From its earliest days, environmental justice research has been rooted in the social movement that gave its name to the field. Grassroots activists against income and racial discrimination in the placement of environmental pollutants—and the overlooking of low-income and communities of color for environmental amenities—have enlisted toxicologists, demographers, engineers, and public health scholars to uncover damages.

Starting with analysis of the 1982 toxic waste site in the predominately Black community Warren County, North Carolina, and continuing today with studies of the tainted waters in Flint, Michigan, and Jackson, Mississippi, these researchers continue to bring to light systemic inequities in environmental justice. Rigorous studies (PDF) have found that race is the most significant factor in siting hazardous waste facilities and where particulates end up getting emitted into nearby air, soil, and water, thereby creating “sacrifice zones” and communities at the frontlines of hazard exposures. Some recent studies by economists on these issues have found that people of color are being steered into less desirable neighborhoods, according to Lala Ma, assistant professor in the University of Kentucky’s Gatton College of Business and Economics.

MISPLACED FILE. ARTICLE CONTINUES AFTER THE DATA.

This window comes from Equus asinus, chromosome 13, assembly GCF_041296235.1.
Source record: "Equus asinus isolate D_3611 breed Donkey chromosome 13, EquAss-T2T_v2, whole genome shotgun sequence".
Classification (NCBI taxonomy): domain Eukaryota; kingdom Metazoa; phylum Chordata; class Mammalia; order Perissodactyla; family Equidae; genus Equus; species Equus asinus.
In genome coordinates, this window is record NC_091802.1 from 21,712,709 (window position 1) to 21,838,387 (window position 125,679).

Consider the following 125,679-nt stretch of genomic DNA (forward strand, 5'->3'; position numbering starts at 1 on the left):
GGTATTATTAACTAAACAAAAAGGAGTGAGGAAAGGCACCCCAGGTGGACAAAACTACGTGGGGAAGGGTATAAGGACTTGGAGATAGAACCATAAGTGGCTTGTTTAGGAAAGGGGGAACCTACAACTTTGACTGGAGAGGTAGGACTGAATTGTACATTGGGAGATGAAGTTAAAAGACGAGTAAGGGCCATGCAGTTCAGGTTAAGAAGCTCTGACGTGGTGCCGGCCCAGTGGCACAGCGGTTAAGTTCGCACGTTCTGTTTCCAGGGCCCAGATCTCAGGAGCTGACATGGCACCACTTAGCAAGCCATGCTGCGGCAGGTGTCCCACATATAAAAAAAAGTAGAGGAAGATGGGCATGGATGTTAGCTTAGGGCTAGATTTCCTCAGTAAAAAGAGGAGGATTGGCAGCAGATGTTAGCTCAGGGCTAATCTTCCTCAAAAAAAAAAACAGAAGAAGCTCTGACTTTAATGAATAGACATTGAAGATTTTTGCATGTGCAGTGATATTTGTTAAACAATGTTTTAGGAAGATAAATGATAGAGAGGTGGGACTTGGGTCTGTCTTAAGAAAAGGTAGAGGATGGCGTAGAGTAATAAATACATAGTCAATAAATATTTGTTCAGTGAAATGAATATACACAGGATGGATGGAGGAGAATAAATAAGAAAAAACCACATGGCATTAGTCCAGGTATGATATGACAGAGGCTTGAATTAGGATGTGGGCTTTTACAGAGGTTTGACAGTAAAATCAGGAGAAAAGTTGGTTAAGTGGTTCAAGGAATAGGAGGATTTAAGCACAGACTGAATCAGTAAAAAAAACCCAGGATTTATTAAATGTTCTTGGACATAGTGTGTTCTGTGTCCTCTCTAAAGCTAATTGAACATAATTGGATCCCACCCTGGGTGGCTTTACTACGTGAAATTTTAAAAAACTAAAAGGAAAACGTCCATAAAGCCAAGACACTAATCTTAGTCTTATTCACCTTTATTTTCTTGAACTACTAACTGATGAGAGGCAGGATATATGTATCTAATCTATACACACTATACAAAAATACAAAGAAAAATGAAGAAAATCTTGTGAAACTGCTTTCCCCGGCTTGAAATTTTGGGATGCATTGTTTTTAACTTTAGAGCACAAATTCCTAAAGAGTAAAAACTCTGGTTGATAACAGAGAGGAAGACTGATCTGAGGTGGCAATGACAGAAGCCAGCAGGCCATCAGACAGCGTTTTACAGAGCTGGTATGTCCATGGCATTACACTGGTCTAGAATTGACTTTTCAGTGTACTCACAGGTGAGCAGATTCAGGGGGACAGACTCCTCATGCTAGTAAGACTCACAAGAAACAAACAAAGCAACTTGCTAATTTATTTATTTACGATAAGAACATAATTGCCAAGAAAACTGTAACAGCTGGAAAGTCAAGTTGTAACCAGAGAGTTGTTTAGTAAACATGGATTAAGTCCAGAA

But the research can only go so far, according to Manuel Pastor, professor of sociology and American studies and ethnicity at the University of Southern California. Multiple studies have shown the negative effects of hazardous waste siting on the health and well-being of surrounding communities, but little was done to rectify the situation, Pastor said. He believes the next frontiers of environmental justice are taking “precautionary, preventative, and cumulative” approaches that address the underlying compounding effects of multiple environmental shocks and persistent social stressors on the same communities.

By taking a cumulative, neighborhood-centric approach, researchers can better demonstrate the severity of exposure communities experience.

Read the full article about environmental justice by Wesley Jenkins at Urban Institute.